Dramatic events certainly happened in the soaps of old — and it would be a mistake to characterise them as convivial fluff. They always, necessarily, dealt in a heightened version of reality, and were often hard-nosed and full of incident.

It is the nature of those incidents that was different. The bread-and-butter stories of Coronation Street in the Sixties right through to Nineties (when — full disclosure — I worked on it) were illicit affairs, non-violent disputes, financial precariousness, and, most centrally, the examination of long-standing marriages and other family relationships.

People rubbing along in situations not too far removed from our own. Jealousy, rivalry, luckiness and unluckiness in love. Anybody can identify with those. My guess is that very few of us, thankfully, can exclaim: “Oh, that’s exactly what happened to me!” when people suffocate in a car boot, or drown alongside their sister on the eve of their wedding, or get kidnapped and tortured in an abandoned basement, all of which have occurred in our soaps fairly recently.

The transformation of the media landscape transformed our soaps. As more material was demanded to fill more slots, and as competing distractions continued to pile higher and higher, more and more extraordinary and unlikely events and stunts were necessary to draw viewers’ attention.

It’s ironic that as levels of recorded crime in the real world have gone down, the soaps have got increasingly ensanguined. It’s funny to think that statistically speaking you were much more likely to be a victim of violence when Weatherfield was a much more genial place than it is now.

Coronation Street, to its credit, retains much of its humour and charm. The writing has kept up to a very high standard. The problem is that the sheer volume of material, and the overload of accidents, murders and other tragic events, strains credibility. Characters bear huge amounts of personal tragedy and grief. It’s hard to imagine how, for example, David Platt (father stabbed to death, wife stabbed to death, stepfather a serial killer, hid the body of a drug dealer down a manhole, etc) can function in society even in his wonky way.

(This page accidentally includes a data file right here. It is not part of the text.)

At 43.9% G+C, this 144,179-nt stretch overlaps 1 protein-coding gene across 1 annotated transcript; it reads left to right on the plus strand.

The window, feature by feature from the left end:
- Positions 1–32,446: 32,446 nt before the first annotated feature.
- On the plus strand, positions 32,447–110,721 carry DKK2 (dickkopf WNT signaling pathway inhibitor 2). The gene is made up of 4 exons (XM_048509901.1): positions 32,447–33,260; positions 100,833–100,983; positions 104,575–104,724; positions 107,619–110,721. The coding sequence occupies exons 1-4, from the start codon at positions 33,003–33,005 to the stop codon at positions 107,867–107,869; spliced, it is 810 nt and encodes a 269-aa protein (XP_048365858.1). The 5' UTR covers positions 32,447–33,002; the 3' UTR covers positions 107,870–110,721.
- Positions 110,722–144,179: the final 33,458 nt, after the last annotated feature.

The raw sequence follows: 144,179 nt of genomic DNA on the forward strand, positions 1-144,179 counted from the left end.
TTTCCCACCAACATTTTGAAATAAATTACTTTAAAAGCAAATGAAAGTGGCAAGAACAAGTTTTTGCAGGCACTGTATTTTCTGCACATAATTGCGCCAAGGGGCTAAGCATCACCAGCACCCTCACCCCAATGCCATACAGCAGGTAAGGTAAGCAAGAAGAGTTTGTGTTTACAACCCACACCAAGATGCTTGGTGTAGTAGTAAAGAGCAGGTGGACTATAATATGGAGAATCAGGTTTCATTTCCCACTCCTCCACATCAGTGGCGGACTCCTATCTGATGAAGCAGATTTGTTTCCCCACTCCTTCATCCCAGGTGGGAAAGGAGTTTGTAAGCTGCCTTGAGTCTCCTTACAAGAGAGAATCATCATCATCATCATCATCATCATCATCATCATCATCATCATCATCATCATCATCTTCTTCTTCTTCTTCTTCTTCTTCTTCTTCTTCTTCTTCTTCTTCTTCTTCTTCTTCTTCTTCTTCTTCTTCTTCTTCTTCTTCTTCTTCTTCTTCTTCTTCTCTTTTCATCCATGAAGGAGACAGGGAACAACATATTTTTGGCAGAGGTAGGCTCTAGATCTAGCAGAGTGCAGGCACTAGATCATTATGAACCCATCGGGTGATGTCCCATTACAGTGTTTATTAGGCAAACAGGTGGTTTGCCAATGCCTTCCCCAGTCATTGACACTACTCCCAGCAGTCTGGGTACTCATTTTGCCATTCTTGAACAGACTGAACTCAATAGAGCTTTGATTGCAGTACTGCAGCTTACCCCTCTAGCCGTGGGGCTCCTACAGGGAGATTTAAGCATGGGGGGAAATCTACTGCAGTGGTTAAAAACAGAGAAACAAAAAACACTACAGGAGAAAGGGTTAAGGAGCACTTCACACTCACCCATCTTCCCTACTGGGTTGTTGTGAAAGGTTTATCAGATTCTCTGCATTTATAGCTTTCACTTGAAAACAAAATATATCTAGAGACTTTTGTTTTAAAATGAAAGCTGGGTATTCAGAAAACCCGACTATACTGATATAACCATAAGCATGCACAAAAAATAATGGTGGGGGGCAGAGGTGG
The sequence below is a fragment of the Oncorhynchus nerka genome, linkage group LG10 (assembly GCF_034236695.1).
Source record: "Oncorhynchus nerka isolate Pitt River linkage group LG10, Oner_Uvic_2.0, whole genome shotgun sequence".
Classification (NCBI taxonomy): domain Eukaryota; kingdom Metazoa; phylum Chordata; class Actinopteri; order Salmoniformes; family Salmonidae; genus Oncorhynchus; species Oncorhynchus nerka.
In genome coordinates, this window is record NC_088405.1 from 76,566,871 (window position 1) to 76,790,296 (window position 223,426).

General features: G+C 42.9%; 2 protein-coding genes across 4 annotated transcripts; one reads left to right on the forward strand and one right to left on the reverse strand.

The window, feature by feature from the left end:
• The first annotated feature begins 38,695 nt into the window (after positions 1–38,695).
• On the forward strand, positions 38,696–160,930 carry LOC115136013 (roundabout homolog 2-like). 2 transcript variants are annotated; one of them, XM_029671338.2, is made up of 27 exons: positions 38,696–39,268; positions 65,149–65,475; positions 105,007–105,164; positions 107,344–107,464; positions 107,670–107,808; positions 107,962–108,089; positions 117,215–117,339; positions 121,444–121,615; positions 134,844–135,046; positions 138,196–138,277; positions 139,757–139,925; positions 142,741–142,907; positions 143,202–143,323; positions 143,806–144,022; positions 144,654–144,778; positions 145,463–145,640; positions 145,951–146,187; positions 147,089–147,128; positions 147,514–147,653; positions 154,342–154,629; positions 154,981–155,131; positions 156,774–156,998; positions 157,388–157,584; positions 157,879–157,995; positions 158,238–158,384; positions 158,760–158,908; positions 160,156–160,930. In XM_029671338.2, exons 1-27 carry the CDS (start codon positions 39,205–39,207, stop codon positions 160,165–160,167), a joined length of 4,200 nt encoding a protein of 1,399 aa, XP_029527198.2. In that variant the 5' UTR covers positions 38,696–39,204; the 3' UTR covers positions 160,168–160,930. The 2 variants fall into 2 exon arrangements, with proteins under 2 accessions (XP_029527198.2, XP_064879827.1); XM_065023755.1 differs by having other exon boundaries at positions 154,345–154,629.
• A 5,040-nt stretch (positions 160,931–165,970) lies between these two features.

The purpose of all these big events is to sustain ratings, or at least to stem their inevitable decline. Increasing ratings is out of the question, as entertainment options proliferate and our mass culture becomes more and more a selection of niches.

Committing to watching the big three British soaps is a big ask now. It will take up about 10 hours of your evenings a week. You can still occasionally find the drama of the everyday in other more digestible shows such as Last Tango in Halifax, or even a comedy like This Country, but that’s about it. The rest is mostly sudden explosions and/or stabbings.

The attention-grabbing nature of modern media has, I think, blotted out the idea that ordinary life is dramatic. We have lost, or are losing, a realistic sense of of our reflected selves.

This has political implications, too. The shock among elites at the Brexit vote and the Tory landslide might not have been so strong if we saw more ordinary people living ordinary lives in our mainstream culture. It’s hard to imagine a Leave/Tory voting person being portrayed reasonably on TV, and this in an age obsessed with ‘representation’.

One last thing. Elsie Tanner’s son returned to Weatherfield in 2012, when he revealed that Elsie had plummeted to a fiery death when she accidentally drove off a cliff in the Algarve.

Well, of course she did. Nobody in the soaps of today gets a happy, or even an ordinary, ending.

Gareth Roberts is a screenwriter and novelist, best known for his work on Doctor Who.


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3 years ago

Bravo! The ‘issue of the month’ is a problem, too. Whenever someone coughs it’s unfailingly ominous and you have to guess which obscure disorder needs promoting next!